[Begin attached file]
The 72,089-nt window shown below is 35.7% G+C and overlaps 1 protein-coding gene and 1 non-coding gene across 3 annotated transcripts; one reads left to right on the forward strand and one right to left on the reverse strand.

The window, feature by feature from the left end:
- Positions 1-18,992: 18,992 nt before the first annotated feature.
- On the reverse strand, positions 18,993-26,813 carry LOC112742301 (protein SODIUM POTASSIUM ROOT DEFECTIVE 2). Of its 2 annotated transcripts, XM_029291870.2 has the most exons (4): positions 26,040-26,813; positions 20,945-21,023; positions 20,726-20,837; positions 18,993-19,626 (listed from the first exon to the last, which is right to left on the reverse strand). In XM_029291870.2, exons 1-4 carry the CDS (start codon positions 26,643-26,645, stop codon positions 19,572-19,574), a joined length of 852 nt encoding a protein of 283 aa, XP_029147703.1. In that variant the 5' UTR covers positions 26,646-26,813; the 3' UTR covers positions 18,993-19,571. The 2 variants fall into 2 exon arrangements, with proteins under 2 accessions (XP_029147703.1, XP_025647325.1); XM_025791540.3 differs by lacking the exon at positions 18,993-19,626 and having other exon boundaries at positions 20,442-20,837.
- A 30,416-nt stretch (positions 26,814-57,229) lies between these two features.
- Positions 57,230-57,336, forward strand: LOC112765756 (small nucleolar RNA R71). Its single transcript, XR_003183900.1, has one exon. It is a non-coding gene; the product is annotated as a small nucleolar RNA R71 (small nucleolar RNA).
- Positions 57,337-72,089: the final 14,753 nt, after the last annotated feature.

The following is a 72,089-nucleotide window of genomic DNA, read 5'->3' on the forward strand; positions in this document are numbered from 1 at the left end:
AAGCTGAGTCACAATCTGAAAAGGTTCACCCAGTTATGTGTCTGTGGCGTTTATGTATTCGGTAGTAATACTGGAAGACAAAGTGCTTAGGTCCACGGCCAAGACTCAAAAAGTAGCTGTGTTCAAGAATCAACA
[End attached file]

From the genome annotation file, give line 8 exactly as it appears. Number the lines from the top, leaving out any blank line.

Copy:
The following is a 72,089-nucleotide window of genomic DNA, read 5'->3' on the forward strand; positions in this document are numbered from 1 at the left end: